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From Igor Fedorenko <ifedore...@thinkdynamics.com>
Subject Re: JMX Integration
Date Sat, 21 Sep 2002 03:14:07 GMT
I am thinking about implementing this in a generic way, so 
(theoretically) block can access components deployed into Embeddor and 
(later) into any application deployed into phoenix. I think we already 
agreed that block developer will declare these external dependencies as 
any other dependency, however we did not talk about assebly.xml syntax 
that would support this. I see two slightly different solutions and need 
your help to choose one of them.

One option is to use block factory to define foreign blocks in 
assembly.xml and use these blocks as any other block. Emberddor would 
extend BlockFactory interface and phoenix would provide it as implicit 
"system-manager" factory (i.e. it does not need to be configured). For 
example,

<assembly>
<block name="system-manager" factoyr="phoenix-kernel"
   implementation="org.apache.avalon.phoenix.interfaces.SystemManager"/>
<block name="my-block" class="test.MyClass">
   <provide name="system-manager"
        role="org.apache.avalon.phoenix.interfaces.SystemManage"/>
</block>
</assembly>


Another option is to define new tag "foreign", "external" or something 
like that that could be used in place of "provide" tag. For example

<assembly>
<block name="my-block" class="test.MyClass">
   <foreign container="phoenix-kernel"
        role="org.apache.avalon.phoenix.interfaces.SystemManage"/>
</block>
</assembly>

In this case we will need to define new interface that will be 
implemented by all block containers and will provide access to blocks 
deployed into the containers.

So, what do you think?


Stephen McConnell wrote:
> 
> 
> Igor Fedorenko wrote:
> 
>>
>>
>> Nicola Ken Barozzi wrote:
>>
>>>
>>> Stephen McConnell wrote:
>>>
>>>>
>>>>
>>>> Peter Donald wrote:
>>>>
>>>>  >On Mon, 2 Sep 2002 02:45, Huw Roberts wrote:
>>>>  >
>>>>  >
>>>>  >>>>Rather than this I think I may prefer something simpler
- at least
>>>>  >>>>initially. Something like
>>>>  >>>>
>>>>  >>>>BlockContext.register( String topic, String name, Object
object )
>>>>  >>>>BlockContext.unregister( String topic, String name )
>>>>  >>>>
>>>>  >>>>Job jobOne = ... get the job somehow
>>>>  >>>>ctx.register( "jobs", jobOne.getName(), jobOne );
>>>>  >>>>...
>>>>  >>>>ctx.unregister( "jobs", jobOne.getName() );
>>>>  >>>>
>>>>  >>>>The reason for this is that then we don't have to expose

>>>> SystemManager
>>>>  >>>>to clients and thus we are free to evolve it as we see fit.

>>>> However it
>>>>  >>>>exposes all the information needed to manage object.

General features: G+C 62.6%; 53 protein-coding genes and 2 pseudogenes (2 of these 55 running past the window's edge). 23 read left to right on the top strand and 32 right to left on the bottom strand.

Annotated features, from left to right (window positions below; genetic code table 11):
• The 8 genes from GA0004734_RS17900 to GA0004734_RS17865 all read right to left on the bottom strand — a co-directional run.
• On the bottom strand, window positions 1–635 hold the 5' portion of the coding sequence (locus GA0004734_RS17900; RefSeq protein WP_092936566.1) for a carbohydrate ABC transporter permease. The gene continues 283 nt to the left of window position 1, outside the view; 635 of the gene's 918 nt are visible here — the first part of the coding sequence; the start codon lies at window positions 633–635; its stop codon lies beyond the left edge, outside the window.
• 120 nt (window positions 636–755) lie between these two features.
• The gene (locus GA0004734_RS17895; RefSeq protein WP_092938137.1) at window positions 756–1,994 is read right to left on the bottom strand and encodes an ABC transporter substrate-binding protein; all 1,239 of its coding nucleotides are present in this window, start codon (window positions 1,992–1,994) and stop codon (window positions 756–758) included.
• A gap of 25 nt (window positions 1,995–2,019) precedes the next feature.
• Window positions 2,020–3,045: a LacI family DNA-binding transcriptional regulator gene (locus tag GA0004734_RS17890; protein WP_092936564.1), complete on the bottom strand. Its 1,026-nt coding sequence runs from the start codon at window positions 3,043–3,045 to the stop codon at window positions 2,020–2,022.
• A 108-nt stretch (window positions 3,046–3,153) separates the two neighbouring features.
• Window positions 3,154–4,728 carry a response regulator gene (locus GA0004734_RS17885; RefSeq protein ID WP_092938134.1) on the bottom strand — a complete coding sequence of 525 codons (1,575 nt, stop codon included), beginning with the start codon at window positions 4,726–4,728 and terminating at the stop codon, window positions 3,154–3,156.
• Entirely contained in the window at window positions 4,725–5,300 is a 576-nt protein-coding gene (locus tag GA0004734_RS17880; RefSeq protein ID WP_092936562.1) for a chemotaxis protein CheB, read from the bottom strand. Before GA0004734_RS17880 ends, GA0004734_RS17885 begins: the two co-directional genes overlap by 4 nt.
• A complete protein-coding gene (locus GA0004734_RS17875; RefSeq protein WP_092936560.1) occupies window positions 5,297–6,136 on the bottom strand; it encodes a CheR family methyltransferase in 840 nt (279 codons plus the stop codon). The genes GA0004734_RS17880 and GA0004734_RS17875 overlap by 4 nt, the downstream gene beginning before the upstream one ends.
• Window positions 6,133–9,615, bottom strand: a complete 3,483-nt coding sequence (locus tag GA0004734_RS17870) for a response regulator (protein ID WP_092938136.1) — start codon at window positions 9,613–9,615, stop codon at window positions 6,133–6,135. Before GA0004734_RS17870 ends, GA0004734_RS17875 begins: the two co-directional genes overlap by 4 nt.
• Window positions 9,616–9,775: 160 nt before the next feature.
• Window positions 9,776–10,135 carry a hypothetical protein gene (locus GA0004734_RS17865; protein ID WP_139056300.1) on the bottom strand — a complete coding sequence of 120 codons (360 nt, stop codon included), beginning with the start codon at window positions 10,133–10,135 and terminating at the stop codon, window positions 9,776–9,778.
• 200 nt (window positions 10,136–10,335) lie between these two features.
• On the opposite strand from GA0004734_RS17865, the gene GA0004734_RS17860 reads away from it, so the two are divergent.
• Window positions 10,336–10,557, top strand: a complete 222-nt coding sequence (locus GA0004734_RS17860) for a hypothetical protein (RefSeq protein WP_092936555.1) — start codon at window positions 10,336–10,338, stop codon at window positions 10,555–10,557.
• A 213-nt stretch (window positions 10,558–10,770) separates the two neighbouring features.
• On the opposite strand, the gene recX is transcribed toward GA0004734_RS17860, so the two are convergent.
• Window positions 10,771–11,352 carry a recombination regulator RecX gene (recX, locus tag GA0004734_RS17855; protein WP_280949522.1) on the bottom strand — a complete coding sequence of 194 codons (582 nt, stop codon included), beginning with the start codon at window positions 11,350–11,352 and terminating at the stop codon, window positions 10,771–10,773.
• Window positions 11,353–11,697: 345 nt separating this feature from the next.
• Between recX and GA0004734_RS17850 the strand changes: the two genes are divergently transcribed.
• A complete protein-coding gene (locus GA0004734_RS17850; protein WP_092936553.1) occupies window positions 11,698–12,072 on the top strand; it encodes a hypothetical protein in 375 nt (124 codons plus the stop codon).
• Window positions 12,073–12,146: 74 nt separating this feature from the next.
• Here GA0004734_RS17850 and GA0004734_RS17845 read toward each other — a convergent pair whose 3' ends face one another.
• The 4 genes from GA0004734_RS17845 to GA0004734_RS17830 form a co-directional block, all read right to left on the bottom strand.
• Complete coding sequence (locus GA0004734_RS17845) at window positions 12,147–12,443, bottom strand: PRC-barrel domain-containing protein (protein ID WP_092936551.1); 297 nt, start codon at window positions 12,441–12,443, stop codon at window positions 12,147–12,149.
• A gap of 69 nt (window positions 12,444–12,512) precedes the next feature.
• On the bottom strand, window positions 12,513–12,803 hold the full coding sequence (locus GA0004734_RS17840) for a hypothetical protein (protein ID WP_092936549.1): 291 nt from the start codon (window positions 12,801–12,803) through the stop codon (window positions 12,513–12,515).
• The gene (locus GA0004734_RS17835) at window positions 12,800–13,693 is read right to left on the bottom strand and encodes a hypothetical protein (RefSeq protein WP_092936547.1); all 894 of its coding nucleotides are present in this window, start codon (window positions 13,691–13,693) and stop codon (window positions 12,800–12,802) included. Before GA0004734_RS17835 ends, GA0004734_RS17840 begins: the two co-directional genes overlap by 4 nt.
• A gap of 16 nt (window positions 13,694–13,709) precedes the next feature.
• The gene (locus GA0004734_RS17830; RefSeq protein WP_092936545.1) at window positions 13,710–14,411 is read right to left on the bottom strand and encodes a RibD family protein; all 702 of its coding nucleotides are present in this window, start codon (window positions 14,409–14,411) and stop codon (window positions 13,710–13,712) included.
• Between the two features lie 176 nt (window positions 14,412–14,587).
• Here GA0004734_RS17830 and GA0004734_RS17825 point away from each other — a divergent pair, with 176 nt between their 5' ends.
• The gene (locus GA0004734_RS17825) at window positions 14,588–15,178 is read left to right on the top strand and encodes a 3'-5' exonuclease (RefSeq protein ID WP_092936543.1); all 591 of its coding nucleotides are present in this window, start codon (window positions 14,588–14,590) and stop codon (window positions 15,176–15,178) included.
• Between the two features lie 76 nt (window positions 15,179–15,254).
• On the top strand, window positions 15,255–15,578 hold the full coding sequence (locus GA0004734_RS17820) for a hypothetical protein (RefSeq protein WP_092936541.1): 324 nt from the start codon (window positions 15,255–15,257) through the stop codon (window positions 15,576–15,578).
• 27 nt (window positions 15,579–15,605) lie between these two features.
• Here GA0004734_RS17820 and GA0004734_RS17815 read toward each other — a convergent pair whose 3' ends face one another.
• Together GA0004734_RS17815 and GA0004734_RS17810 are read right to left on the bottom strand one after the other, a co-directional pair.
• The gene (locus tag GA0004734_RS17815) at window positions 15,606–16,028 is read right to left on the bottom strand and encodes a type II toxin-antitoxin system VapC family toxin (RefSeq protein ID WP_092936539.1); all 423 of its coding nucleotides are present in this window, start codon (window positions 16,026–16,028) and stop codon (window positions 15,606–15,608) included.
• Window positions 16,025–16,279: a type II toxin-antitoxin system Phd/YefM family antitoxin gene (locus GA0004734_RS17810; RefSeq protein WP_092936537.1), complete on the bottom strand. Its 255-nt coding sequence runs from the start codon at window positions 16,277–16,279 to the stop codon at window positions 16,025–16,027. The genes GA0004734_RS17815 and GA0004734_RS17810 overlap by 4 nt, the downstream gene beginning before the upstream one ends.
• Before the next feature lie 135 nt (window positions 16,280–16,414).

>>>>  >>>>Like?
>>>>  >>>>
>>>>  >>>>
>>>>  >>I have 3 issues:
>>>>  >>1) The ability to add more than one level of hierarchy beneath 
>>>> the blocks.
>>>>  >>2) Using an interface will make the client code cleaner and more

>>>> portable.
>>>>  >>3) Client code will be hooking into this, meaning we are 
>>>> committed to
>>>>  >>supporting it going forward.
>>>>  >>
>>>>  >>I can live with this for now, but i want to consider how it fits

>>>> into
>>>>  >>the longer term direction.  What I'd like to do, is add a
>>>>  >>ManagementContext interface to Framework, and then have 
>>>> SystemManager
>>>>  >>extend this.  That would be the first step towards making the
>>>>  >>functionality available in other containers.  Does that sound 
>>>> ok?  If
>>>>  >>so, how do we proceed in that direction?  If its not too big a deal
>>>>  >>maybe we could skip this intermediate step?
>>>>  >>
>>>>  >>
>>>>  >
>>>>  >I would still prefer to go with the
>>>>  >
>>>>  >BlockContext.register( String topic, String name, Object object )
>>>>  >BlockContext.unregister( String topic, String name )
>>>
>>>
>>>
>>>
>>> -1 a Context should never be used by a Container for its services.
>>> If it is used, it's basically giving a service to everyone without IoC.
>>>
>>>> >The reason is that we have discussed that feature in the past 
>>>> without  > really coming to any conclusion.
>>>>
>>>> Adding behaviour to an context implementation over and above the
>>>> framework defintion of context means that you are defining a
>>>> specilization of the Avalon Component Model for Phoenix.  Components
>>>> that include a dependency on that model are no longer portable.
>>>> Alternative solutions to introducing the functionality you are
>>>> describing is totally possible without introducing the complication
>>>> associated with BlockContext - i..e. use the context object to 
>>>> aquire an
>>>> abject implementing the interface the component needs, then apply
>>>> register/unregister against that interface, or, havbe the copmponent
>>>> declare a depedency on a registery service of some kind.
>>>
>>>
>>>
>>>
>>> I resist also this, since we are using services in a context, rather 
>>> than be given them by the Container.
>>>
>>> I have looked in the archives and seen that once upon a time, Context 
>>> was indeed used as a common service, and a common place to put services.
>>>
>>> I think that Context should never keep services where possible.
>>>
>>> For example, ServletContext is about instance data, not services.
>>>
>>>> This was discussed in respect to the shutdown request handler - this
>>>> requirement is no different.
>>>
>>>
>>
>> What if we provide instance of SystemManager via 
>> ServiceManager.lookup()? I would not bother getting block's management 
>> subcontext -- it does not map into anything in JMX anyways -- just put 
>> root system manager into appropriate ServiceManager instance.
>>
> 
> Sounds perfect - assuming that the component aquiring the SystemManager 
> declares this as a dependency.
> 
> Cheers, Steve.
> 

-- 
Igor Fedorenko
Think smart. Think automated. Think Dynamics.
www.thinkdynamics.com


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